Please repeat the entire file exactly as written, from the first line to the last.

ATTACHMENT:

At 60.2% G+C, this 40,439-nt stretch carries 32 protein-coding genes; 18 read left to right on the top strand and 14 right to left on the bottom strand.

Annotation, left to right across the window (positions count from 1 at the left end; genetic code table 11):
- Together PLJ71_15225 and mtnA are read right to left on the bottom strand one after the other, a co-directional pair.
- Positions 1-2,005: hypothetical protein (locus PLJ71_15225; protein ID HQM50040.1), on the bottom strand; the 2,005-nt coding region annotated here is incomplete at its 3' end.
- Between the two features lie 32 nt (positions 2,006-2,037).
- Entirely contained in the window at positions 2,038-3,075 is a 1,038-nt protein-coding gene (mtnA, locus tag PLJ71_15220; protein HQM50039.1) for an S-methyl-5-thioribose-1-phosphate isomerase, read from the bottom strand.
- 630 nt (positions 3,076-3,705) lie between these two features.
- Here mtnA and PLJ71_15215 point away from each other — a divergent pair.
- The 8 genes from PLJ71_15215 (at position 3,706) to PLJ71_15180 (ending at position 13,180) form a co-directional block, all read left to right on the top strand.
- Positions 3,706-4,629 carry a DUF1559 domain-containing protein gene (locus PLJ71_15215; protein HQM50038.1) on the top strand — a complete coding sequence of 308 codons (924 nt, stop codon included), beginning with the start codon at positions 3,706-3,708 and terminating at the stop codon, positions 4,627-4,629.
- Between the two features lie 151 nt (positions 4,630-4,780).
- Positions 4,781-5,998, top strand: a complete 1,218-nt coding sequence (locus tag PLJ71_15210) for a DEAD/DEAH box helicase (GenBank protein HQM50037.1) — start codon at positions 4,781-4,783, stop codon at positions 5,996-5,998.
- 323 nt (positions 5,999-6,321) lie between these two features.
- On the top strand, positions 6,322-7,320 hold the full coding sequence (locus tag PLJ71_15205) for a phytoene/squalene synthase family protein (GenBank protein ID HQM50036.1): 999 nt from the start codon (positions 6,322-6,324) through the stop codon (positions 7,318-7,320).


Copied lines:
At 60.2% G+C, this 40,439-nt stretch carries 32 protein-coding genes; 18 read left to right on the top strand and 14 right to left on the bottom strand.

Annotation, left to right across the window (positions count from 1 at the left end; genetic code table 11):
- Together PLJ71_15225 and mtnA are read right to left on the bottom strand one after the other, a co-directional pair.
- Positions 1-2,005: hypothetical protein (locus PLJ71_15225; protein ID HQM50040.1), on the bottom strand; the 2,005-nt coding region annotated here is incomplete at its 3' end.
- Between the two features lie 32 nt (positions 2,006-2,037).
- Entirely contained in the window at positions 2,038-3,075 is a 1,038-nt protein-coding gene (mtnA, locus tag PLJ71_15220; protein HQM50039.1) for an S-methyl-5-thioribose-1-phosphate isomerase, read from the bottom strand.
- 630 nt (positions 3,076-3,705) lie between these two features.
- Here mtnA and PLJ71_15215 point away from each other — a divergent pair.
- The 8 genes from PLJ71_15215 (at position 3,706) to PLJ71_15180 (ending at position 13,180) form a co-directional block, all read left to right on the top strand.
- Positions 3,706-4,629 carry a DUF1559 domain-containing protein gene (locus PLJ71_15215; protein HQM50038.1) on the top strand — a complete coding sequence of 308 codons (924 nt, stop codon included), beginning with the start codon at positions 3,706-3,708 and terminating at the stop codon, positions 4,627-4,629.
- Between the two features lie 151 nt (positions 4,630-4,780).
- Positions 4,781-5,998, top strand: a complete 1,218-nt coding sequence (locus tag PLJ71_15210) for a DEAD/DEAH box helicase (GenBank protein HQM50037.1) — start codon at positions 4,781-4,783, stop codon at positions 5,996-5,998.
- 323 nt (positions 5,999-6,321) lie between these two features.
- On the top strand, positions 6,322-7,320 hold the full coding sequence (locus tag PLJ71_15205) for a phytoene/squalene synthase family protein (GenBank protein ID HQM50036.1): 999 nt from the start codon (positions 6,322-6,324) through the stop codon (positions 7,318-7,320).